Calling your Republican opponent just another version of Barack Obama stands pretty much as Exhibit A in that regard.
The interview was in a sense Perry’s coming out party on Fox News, and he did not mince words when it came to the former Massachusetts governor
"I just think it’s important for the people of America and certainly in Republican primary, to see the clear differences that the candidates have and we need to nominate someone who will have a stark, clear difference between the Republican nominee and President Obama," Perry said. "And I think I am that person who can clearly delineate the differences. We don’t need to nominate 'Obama-lite,' we don’t need to nominate someone who’s going to blur the lines between Obama and our nominee."
“That’s a pretty rough term,” Hannity said of the Obama comparison. “I think that’s the worst thing you can call me.”
Perry chuckled heartily.
He also blasted the healthcare plan Romney helped enact in Massachusetts. Romney has defended the move, saying the program fit the needs of his state, but has pledged to work to repeal the national Democratic healthcare overhaul.
“It wasn’t the right thing for Massachusetts,” Perry said. “It was a job killer.”
For his part, when Romney and his camp haven’t been bashing Perry over the head for his views on Social Security, they have been trashing his jobs record in Texas, Perry’s top talking point.
Wednesday, after Perry released an ad calling Obama “President Zero” for his job creation record, Romney’s campaign hit him with a statement calling Perry “Governor Sub-Zero.” The campaign cited figures that show Texas lost jobs faster than the national average last month.
All of this Perry-bashing has been done under a graphic that calls Perry a “career politician” and shows headshots of the Texan dating back to 1984, when he was a member of the Texas legislature. (And a Democrat, by the way.)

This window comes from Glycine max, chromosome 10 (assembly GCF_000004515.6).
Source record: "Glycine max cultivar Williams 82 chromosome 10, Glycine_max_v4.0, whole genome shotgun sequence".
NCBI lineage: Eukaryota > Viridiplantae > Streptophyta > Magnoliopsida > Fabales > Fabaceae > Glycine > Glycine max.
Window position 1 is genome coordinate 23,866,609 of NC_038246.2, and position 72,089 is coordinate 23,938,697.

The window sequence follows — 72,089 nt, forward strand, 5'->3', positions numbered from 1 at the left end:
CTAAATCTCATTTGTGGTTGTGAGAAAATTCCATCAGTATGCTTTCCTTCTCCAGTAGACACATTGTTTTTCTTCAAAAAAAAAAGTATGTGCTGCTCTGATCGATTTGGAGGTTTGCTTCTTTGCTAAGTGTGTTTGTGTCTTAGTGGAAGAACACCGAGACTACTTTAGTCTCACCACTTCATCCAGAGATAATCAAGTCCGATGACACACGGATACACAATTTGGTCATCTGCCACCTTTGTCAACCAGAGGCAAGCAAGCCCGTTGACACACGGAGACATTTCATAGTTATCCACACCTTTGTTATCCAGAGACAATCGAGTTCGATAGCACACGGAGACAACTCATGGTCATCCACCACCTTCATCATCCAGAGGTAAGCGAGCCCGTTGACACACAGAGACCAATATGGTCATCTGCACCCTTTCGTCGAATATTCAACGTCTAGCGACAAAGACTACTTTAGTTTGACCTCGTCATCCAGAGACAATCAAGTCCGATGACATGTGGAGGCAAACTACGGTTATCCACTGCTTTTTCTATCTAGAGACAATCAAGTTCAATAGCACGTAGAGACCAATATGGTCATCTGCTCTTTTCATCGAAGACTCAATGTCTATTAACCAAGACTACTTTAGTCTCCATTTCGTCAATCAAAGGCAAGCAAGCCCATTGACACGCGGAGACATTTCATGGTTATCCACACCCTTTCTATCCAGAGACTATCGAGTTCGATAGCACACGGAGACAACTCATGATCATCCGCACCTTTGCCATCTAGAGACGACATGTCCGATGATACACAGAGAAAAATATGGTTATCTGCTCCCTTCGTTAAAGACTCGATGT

Perry, of course, hammered Romney for his job-creation record in Massachusetts at the GOP debate in California earlier this month.
The governor also stuck to his Ponzi-scheming guns on Social Security during the Hannity interview.
“That the program as it is set up today is not going to be viable in the future for our young people. And those kids know what a Ponzi scheme is — it’s your paying into something and it’s going to be the ones that pay in first and there’s not a payout for them when their time comes. Kids know that. Twenty-five to 36 years olds know that that program is not going to be in place. So let’s have a grown up conversation,” Perry said.
But while he said that he is not going to “do away” with Social Security, he said “it’s broken and it’s got to be fixed.” He mentioned possibly raising the eligibility age, means-testing for beneficiaries, or allowing younger people to have private accounts. He also wondered aloud whether there might not be “a better way” than the current program. And he name-checked young GOP stars Marco Rubio and Paul Ryan in order to bolster his argument (and no doubt court savvy Fox News viewers).
"This oughta be about giving people options," Perry said.
Expect much more of this back-and-forth at tonight’s debate in Orlando, which will be carried on Fox News and begins at 9 p.m. ET. If the last two days are any indication, it could be the liveliest contest yet. As in Ali-Frazier lively.
Perry told Hannity that he's ready for the attacks on the trail, whether they come from Romney or from Democrats, citing his three campaigns for Texas governor.
"We've caught a lot of javelins," he said.
Watch the latest video at video.foxnews.com